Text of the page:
The council has moved to a strengths-based approach recognising its traditional social care services focussed too much on deficits and thresholds. Introduced in 2016 a new community operating model has at its core; prevention, early intervention and asset-based community development. This model supports the Councils vision of creating the conditions needed for all people to enjoy healthy, active, independent lives. Shifting away from where social care intervenes at a point of crisis in peoples lives, often risking dependency, towards a new culture intervening upstream to maximise the individuals support network to self-manage as the first option.  This in-turn will reduce the reliance on residential care beds and promote community independence.

We have seen reablement services fluctuate with an increase in demand from mid-2021 to mid-2022 followed by further fluctuation.


The Councils approach is to place ward and neighbourhood level working at the heart of building resilient communities, recognising that local people are best placed to understand and find solutions to the particular needs of their communities.  At a ward level the council has increasingly devolved resources for local decision-making, enabling ward members to lead ward teams in delivery of well-informed local priorities. 

Messages to the market

·         Work with partners to build community capacity, supporting the growth of social networks and social action, bringing all sectors together in projects that deliver on local priorities.

·         Taking a strengths based approach, starting from the positive resources and skills found in individuals and communities rather than from problems.

·         Ensure people have appropriate advice and information to keep them resilient, independent, happy and healthy.

·         Supporting people and communities to find the help they need to maintain their resilience and independence and participate fully in community life.

·         Working with partners to intervene early with those at risk of losing their independence or with escalating levels of need.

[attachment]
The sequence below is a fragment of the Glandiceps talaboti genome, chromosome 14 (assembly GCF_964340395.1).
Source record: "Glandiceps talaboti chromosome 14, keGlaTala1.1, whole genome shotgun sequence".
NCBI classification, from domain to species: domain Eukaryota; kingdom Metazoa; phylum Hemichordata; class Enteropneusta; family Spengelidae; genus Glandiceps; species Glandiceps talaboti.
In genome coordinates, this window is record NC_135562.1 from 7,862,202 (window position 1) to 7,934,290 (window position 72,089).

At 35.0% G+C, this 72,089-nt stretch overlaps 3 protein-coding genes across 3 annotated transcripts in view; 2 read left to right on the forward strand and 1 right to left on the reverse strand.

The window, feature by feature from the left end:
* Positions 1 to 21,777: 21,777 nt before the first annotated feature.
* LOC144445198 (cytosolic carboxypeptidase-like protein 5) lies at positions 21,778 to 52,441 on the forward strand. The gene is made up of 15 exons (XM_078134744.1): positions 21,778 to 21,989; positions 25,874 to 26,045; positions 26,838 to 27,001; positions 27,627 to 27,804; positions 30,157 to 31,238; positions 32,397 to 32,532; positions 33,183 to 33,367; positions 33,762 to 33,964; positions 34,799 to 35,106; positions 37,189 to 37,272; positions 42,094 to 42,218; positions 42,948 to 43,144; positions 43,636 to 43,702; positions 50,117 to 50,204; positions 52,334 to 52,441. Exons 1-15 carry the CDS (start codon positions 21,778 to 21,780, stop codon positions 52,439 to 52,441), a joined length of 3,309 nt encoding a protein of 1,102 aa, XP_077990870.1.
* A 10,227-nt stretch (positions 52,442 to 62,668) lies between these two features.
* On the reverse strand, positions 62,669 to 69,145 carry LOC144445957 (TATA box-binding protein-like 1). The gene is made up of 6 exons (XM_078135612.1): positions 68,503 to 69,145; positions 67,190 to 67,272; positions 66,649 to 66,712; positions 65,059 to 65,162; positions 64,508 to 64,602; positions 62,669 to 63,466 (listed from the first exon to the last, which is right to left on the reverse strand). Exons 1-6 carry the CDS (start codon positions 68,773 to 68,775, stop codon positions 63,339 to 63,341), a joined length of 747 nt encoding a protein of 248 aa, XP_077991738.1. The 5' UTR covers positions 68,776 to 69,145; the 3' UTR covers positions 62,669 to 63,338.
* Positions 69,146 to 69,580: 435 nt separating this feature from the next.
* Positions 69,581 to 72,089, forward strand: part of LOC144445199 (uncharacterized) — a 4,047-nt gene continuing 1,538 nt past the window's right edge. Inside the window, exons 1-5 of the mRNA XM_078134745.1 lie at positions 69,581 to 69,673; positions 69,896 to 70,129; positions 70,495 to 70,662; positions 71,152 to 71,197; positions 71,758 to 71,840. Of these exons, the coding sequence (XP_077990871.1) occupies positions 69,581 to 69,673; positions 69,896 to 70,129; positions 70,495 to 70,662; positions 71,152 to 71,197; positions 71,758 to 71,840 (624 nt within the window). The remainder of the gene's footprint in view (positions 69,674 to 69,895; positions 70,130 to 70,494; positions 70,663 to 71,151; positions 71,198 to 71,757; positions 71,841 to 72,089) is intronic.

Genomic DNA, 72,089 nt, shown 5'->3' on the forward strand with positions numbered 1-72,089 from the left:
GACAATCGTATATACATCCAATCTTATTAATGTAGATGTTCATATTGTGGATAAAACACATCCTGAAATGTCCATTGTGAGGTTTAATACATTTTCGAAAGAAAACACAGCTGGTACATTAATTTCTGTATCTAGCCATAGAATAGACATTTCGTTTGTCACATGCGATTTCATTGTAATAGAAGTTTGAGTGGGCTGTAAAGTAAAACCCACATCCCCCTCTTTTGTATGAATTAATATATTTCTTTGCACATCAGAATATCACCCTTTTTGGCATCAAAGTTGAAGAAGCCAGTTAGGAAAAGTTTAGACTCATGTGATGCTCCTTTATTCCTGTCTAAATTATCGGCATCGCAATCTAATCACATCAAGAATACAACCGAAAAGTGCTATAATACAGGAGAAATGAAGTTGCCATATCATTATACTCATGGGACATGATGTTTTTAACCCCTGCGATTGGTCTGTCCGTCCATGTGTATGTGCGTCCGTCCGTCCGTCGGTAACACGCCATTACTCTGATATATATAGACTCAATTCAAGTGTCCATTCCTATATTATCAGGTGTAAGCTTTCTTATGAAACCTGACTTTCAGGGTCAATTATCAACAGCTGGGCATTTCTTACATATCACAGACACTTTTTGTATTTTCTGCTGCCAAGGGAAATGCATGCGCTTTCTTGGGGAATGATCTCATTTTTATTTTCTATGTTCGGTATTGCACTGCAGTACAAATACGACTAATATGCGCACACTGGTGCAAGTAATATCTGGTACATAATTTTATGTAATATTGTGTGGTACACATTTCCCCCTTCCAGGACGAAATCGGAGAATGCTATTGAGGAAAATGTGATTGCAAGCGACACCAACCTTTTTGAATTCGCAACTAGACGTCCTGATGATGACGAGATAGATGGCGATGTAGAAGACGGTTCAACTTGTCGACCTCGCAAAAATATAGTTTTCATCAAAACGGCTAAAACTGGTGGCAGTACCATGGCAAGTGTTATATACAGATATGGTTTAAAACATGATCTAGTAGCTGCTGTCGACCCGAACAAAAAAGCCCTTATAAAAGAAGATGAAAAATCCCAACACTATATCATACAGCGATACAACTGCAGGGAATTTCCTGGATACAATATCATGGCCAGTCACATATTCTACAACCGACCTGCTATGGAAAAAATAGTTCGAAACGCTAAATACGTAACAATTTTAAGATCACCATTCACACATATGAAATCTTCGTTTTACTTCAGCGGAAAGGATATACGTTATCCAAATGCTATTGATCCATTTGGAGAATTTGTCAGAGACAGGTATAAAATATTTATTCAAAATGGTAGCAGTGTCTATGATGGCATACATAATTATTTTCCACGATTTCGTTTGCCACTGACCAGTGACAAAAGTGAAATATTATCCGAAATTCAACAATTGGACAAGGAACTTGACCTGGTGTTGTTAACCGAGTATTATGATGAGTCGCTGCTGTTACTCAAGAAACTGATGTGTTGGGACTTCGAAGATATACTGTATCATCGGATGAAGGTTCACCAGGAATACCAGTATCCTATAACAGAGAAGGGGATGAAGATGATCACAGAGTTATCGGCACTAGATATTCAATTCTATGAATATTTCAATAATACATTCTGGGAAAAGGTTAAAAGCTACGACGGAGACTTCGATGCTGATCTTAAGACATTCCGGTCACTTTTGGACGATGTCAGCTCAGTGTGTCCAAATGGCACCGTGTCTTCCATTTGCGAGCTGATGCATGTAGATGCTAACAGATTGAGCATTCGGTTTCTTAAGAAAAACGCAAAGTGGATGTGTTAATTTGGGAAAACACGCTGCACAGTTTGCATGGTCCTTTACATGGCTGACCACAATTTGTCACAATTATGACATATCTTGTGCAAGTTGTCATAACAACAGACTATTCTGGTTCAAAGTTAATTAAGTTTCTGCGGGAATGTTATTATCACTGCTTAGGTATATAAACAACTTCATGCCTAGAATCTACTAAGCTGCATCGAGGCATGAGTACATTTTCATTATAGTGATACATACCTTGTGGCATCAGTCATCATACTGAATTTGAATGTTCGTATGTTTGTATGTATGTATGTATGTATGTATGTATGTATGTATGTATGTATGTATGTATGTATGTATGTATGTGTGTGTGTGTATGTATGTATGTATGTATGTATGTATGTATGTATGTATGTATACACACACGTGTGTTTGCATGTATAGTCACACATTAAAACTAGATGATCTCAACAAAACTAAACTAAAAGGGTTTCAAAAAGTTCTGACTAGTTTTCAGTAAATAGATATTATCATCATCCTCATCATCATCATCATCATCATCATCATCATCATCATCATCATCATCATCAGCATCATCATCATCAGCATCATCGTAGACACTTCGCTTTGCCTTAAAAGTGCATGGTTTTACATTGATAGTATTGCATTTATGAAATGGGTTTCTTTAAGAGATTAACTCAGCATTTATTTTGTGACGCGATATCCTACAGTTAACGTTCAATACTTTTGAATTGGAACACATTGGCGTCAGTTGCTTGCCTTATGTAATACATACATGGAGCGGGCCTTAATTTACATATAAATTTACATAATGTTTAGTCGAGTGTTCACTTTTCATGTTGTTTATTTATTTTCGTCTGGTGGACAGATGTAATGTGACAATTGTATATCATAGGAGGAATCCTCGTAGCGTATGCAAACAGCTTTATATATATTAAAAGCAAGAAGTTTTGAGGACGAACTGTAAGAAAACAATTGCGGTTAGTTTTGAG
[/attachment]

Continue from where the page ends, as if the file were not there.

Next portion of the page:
·         Ensure that, where people have longer-term support needs, they also benefit fully from the resources and skills found in their communities and we help them to develop networks and relationships.  Where it is necessary to supplement these with services, these are aimed at supporting independence and delivered in a personalised way.

Direct Payments

We believe that individuals should have control and choice over the support they receive. Using Direct Payments is one-way adults can experience this.  Our plan is to make Direct Payments the first option for any adult who is eligible and has needs that can be met by community-based services. 

Messages to the market

1.    Providers need to consider how they can market services to people (the customer base) rather than solely to the council.

2.    Providers will be expected to have plans for how they will involve service users in making choices about the ways in which their support is delivered.

3.    The council will support the use of micro providers to provide care and support to people with a direct payment.




Home care

We have seen a reduction in home care support between 2017 and 2022 of 3% with an increase in the pandemic.


York's goal of enabling individuals to live independently at home necessitates the provision of high-quality home care. These services aim to help adults and older people live independently and for as long as possible in their own homes. These services include everything from basic support to live-in care for those with the most difficult needs.  By providing the appropriate support at the appropriate time, homecare services can postpone the requirement for residential care or hospitalisation.  Our ambition is to increase the take up of such services and wider community resources which help people to live well at home thus supporting a decrease in the number of people going into residential care when home-based options are still available.